But the caressing air emerges “del almena.” Perhaps those first readers of the Noche would have also known that every word associated with “almena,” or “fortified castle,” in the context of a spiritual text also held a codified meaning. The Sufis articulated these protective fortifications “a lo divino,” anticipating by many centuries St. Teresa’s castles and the cercos sosegados of Saint John’s Cántico. Castle (hisn in Arabic) for them meant protection around the soul, as well as the nuptial condition.26 The “almenas” of the “Noche” therefore could have meant for Saint John’s readers the symbolic, protected space of spiritual matrimony, caressed by divine winds. These fortifications also describe a ring or circle around what they protect: what we have here is a sacred representation of the Infinite.

The Sufis anticipated by many centuries St. Teresa’s castles and the cercos sosegados of Saint John’s Cántico. Castle for them meant protection around the soul, as well as the nuptial condition

The caresses that the nocturnal lover receives cause her to depart from herself: “y todos mis sentidos suspendía.” She has been transported to the very margin of her exacerbated sensorial capacity. She has ended up outside of her body, like that Layla whose beloved corporality the deeply enamored Majnun would erase from his presence forever. By losing her body, Saint John’s feminine lover becomes identified – once again – with her Beloved, who lies reposed over her, beyond any possible physical call. Now it is she who must accompany him in that ultimate flight from the flesh:

I lay. Forgot my being,

and on my love I leaned my face.

all ceased. I left my being,

leaving my cares to fade

among the lilies far away.27

How well the poetic protagonist did to search for her Beloved “en una noche oscura”: she was the very night of her frantic search. She needed only to find her infinite Love within herself, without the exterior mask – the celada disguise – that was enshrouding her true self. Because He, too, like she, was Night. She continues to caress him, blinded by the night’s darkness – the exchange of souls through the gaze has commenced – until she is suspended and surrenders her corporality over the inert body of her beloved one. The shadows have also engulfed her consciousness: the two lovers are one in the dark night that has become symbolic precisely for its unifying ability. The lovers have achieved the night of the senses and the night of rational consciousness. They have achieved nothingness; yet to achieve Nothingness is to attain Everything. When the lover says, “cesó todo,” there is a latent glorification of the black void into which she has just plummeted. It is neither negative nor intimidating; it is “amable más que la alborada,” and it has guided her, in fact, “más cierto que la luz del mediodía.” Mysteriously, Saint John of the Cross’s accomplice night has led the protagonist of the Noche both to love of the senses and to love beyond the senses. However, above all, it has brought her to herself, to discover that her nocturnal ipseity was not only shared but had no limits.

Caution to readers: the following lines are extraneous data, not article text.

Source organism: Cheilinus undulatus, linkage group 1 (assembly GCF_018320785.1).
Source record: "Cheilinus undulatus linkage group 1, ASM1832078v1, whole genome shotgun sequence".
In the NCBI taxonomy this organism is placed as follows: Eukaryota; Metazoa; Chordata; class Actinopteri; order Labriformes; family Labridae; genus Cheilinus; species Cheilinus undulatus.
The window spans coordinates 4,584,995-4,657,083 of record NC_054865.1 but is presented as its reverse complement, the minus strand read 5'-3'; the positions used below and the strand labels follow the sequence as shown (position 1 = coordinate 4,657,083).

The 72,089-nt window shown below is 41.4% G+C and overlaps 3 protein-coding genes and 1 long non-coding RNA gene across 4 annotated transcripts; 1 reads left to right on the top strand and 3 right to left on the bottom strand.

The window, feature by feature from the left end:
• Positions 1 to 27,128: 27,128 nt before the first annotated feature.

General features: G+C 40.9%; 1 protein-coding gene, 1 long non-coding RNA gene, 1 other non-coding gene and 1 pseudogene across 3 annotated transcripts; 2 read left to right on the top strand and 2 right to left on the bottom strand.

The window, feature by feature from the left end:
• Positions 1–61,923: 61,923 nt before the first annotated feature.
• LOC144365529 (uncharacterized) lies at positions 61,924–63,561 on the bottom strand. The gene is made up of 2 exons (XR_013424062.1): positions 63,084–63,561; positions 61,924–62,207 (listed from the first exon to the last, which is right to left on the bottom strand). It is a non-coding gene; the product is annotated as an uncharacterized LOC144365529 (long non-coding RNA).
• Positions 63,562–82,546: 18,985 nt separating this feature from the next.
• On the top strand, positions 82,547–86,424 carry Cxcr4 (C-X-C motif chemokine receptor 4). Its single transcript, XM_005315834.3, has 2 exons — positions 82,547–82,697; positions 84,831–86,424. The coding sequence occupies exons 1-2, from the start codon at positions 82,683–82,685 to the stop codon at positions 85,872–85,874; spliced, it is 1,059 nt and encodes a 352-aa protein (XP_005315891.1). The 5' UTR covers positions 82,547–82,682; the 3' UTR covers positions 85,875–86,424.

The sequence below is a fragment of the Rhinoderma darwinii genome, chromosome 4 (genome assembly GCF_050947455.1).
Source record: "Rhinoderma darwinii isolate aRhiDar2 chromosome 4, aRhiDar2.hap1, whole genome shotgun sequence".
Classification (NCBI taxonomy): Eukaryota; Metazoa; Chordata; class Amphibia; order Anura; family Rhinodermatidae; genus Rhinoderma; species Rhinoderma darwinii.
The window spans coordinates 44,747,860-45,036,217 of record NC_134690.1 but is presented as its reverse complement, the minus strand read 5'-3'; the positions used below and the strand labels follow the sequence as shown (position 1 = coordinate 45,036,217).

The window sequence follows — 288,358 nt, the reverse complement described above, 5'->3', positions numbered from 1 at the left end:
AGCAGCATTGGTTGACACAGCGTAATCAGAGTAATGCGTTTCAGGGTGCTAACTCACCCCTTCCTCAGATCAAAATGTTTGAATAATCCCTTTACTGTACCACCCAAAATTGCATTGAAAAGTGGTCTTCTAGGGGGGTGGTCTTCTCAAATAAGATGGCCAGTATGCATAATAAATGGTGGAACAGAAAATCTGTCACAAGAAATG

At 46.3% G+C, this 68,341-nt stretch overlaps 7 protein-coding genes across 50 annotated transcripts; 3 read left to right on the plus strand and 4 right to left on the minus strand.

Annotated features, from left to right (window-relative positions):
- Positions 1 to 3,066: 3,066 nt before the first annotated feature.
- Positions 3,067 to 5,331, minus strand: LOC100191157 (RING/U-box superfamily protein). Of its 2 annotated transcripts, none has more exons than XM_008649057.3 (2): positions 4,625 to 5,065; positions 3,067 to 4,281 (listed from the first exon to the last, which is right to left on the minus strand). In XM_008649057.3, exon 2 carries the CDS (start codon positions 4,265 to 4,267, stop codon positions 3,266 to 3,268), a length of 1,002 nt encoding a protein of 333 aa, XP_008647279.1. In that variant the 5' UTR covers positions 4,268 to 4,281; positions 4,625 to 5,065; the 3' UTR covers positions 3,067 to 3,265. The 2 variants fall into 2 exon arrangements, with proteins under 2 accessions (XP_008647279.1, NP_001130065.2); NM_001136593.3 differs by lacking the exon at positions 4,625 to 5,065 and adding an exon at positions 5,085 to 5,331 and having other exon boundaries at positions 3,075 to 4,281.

And precisely on that note of light the Noche oscura ends. The protagonist, in her radical abandon of her being, relinquishes her “cuidado / entre las azucenas olvidado.” The white lilies provide a point of radiance at the end of a poem that has been fundamentally submerged in the dark, however glorious that darkness may have been. It is as if the lovers, by closing their eyes to life and consciousness, could at last seethe light. Their fused being is surrendered amidst those singular flowers: the poet seems to say that it is “allí”– on her breast (now we know exactly why it had to be “florido” like the “bed” of the Cántico) 28–where we find the true light of transforming union. Curiously, the three-letter Arabic root z-h-r can mean equally “illumination” or “flowering.” The Sufis would have been more than willing to agree with Saint John that the heart or “pecho florido” must also have been, necessarily, illuminated. Zen Buddhism also symbolizes mystical illumination with a white lotus unfurling. There is no doubt that that the polyvalent image of illumination and flowering has a markedly Eastern flavor. Whether Saint John is conscious or not of the ancient Eastern roots of his mysterious symbology, certainly we better understand now why the “noche” that he celebrated in the first liras of the poem had to be luminous. He was leading us to the enlightened consciousness that is reached when one closes one’s eyes to the visible.